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Game Review: “Super Bullet Break”

Super Bullet Break is a quirky combination of game genres rolled into a cute package that actually scratched an itch I didn’t even know I had. Developed by BeXide Inc. and published by PQube, Super Bullet Break is a deck builder roguelite that is absolutely adorable and fun in small bite-sized sessions.

Playing with the concept of collectable anime girls billed as “bullets”, SBB is all about saving videogames from sentient AI corrupting various game genres by using anime waifus to fight for you. If that sounds like it has potential for you then I encourage you to read on! The game became available on PlayStation 4, Steam, and Nintendo Switch on August 12th. A review code for the Switch version of the game was provided for this review.

Here’s The Gist Of It…

The story begins with a trio of gamers being contacted by a friendly AI asking for our young heroines to cleanse the multiplayer games they love of malicious programs that have corrupted and rendered the games unplayable. How do they do this? Well they take turns diving into the various game worlds (A fantasy kingdom, school dating simulator, Music/Rhythm stage, etc.) fighting off enemies and the big bosses of each stage, Singulaladies (a portmanteau of singularity + ladies).

 

Choosing which path to take is a calculated risk. shopping or healing are safer choices but you risk not recruiting extra bullets from battles you skip.

You start of each of the five main stages with a small assortment of “bullets” (The recruitable anime-style girls who do the attacking) and you must fight waves of enemies while building your deck of bullets to hopefully have a solid enough team to face the boss at the end. You can recruit extra bullets as rewards for winning enemy encounters, successfully completing specific events, and by purchasing them randomly at shop tiles.

The core of the game’s strategy is managing resources and making the correct choices. Getting into battle will reward you with a choice of bullet upon success, but you risk getting wiped out. Using rest tiles and shopping tiles will allow you to restore health and stock up on resources, but you’ll miss out on gaining extra bullets you might need. With a finite amount of choices everything is a calculated gamble.

Choosing which bullets to use at which moment is half of the game’s strategy.

What I Love About This Game…

Let’s just get this out of the way, this game is very addictive. The gacha mechanics keep the game fresh as you almost never have the exact same cards on your next run/playthrough. Each playthrough is, at maximum about 45 minutes. This allows you to tackle it in relatively short sessions. This also makes the runs that you fail less annoying as you don’t feel too fatigued to try again immediately. You just dust your shoulders off and hope that fortune is in your favor next time.

The artwork for each of the bullets is just so aesthetically pleasing and highly-detailed that it makes building your deck an absolute treat! The flavor text for each character is nice to read in the gallery and they pay homage to game genres in clever ways. The music is also very cheery and catchy. I found myself humming the various tunes as my gameplay hours accumulated. All of these things help make this feel like a cozy title.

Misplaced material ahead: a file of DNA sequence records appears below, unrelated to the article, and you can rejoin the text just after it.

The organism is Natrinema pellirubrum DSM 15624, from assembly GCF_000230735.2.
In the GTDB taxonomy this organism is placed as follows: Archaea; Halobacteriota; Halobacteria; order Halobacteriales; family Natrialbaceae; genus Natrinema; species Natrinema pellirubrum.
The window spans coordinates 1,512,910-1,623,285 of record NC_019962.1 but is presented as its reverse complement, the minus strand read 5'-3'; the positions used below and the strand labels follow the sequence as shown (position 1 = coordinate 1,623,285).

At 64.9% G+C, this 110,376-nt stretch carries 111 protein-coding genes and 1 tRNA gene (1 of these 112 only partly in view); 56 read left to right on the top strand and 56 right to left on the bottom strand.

Here in the Gallery/Bullet Guide you can see each Bullet’s effects and their bio. All the detail adds a little bit of depth to the game.

What I Don’t Love About The Game…

The game is weirdly balanced. The very first dungeon you face in the game is by far the hardest! It gets noticeably easier after that but the scaling is just off. The bullets you get later on have more synchronization going on by fitting into neat categories that work well with each other, but the bullets in that first dungeon are mostly randomized and don’t fit particularly well. It’s just a bizarre design choice in my opinion.

The story is also a bit bland, I found. That might not be a huge negative, but I really didn’t care much for the little text conversations between the main trio of characters. It’s just kind of there to be cute and quirky.

Lastly the game’s random nature makes each run way more about luck than skill. It’s the game’s greatest strength but also greatest weakness. Games like Hades or Loop Hero allow you to make some form of permanent progression despite their difficulties. SBB doesn’t really have that. All your runs are random and you cannot carry over any bullets from earlier runs. You DO unlock new support bullets to start each run with, but you can only get one at a time and it is randomized.

The nature of this game being a turn-based RPG also makes it so that your outcomes in combat are almost entirely random. You can’t dodge or learn patterns. You built a bad deck in a run? Oh well. Start again and hope it goes better. I wish there was a little more reward for your efforts.

Winning a battle does let you choose one out of three bullets to add to your deck for the current run. Sometimes they are three different variations of the same character.

Closing Thoughts

SBB is an unusually hard game. So much of it’s core gameplay mechanics are determined by RNG (randomness) that it can feel frustrating. Despite that, the runs are so short that I almost don’t mind, almost. The gameplay loop is so simple and addictive that I have poured many hours into it and will likely continue to do so. I recommend this game for those who like Slay the Spire or Loop Hero. Essentially games that can be played in short spurts. Overall I give Super Bullet Break a 7.3 / 10!

For more indie game reviews be sure to subscribe to GeekNewsNow! Check out some of my other reviews and games-related articles as well. As always, stay geeky!

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